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This post comes from partner site WhistleOut.com.
Free cellphone plans probably sound too good to be true. But if you’re not a heavy cellphone user, you could be overpaying for your plan each month and spending too much for talk, text and data amounts you never use.
While there are plenty of low-cost carrier options, several cellphone providers now offer free to eligible customers. And when we say “free,” we mean it: You’ll get a set amount of minutes, text messages and data each month, all completely free of charge.
If you’re a light phone user and you’re looking for a work-around to paying a cellphone bill each month, here’s everything you need to know.
And keep in mind, you may also be eligible for the Lifeline phone subsidy program; more info is available below.
About this plan:
- 200 minutes voice calls
- 500 texts
- 500MB of 4G LTE data
Note: While there are no contracts or requirements to move up to a paid plan, know that if you exceed your data amount, you will incur a Top Up charge of $15 when you have used all the data included in your plan. Also, you can bring any compatible unlocked CDMA device. In this case, there will be $20 initial Top Up to activate this plan.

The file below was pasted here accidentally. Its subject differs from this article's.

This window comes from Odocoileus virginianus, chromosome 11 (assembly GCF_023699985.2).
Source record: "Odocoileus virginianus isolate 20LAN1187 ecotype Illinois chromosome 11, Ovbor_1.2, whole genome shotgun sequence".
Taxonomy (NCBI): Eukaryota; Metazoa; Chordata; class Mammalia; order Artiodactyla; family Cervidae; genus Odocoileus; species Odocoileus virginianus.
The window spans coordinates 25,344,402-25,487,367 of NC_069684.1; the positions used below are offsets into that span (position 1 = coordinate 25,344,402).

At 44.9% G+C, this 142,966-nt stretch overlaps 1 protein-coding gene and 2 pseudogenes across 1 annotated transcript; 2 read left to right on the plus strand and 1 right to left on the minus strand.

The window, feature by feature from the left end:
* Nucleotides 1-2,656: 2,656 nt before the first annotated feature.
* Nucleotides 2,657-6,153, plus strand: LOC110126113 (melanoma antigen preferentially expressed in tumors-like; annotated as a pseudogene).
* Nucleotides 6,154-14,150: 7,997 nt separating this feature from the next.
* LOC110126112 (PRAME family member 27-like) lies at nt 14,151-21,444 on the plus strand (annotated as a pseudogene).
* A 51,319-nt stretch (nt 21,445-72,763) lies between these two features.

Lifeline: Government subsidized services
The U.S. government’s Lifeline phone service helps low-income residents by providing free cellphones and service to qualified applicants. Participants include big carriers such as , , and, as well as a host of smaller regional providers.
Lifeline operates as part of the Universal Service Funds, and gives either free or heavily discounted prepaid wireless service to residents with an income that is either at, or below, 135 percent of the federal Poverty Guidelines.
You may also be eligible if you receive assistance from programs such as Medicaid, the Supplemental Nutrition Assistance Program, Supplemental Security Income, Federal Public House Assistance, Veterans Pension and Survivors Benefit, and certain qualified Tribal Programs.
Low-income households may receive one Lifeline discount or service each, on either a landline or mobile service. A National Lifeline Accountability Database exists to ensure multiple carriers don’t issue services for the same customer or household.
For more information on these programs, and to apply for assistance, .
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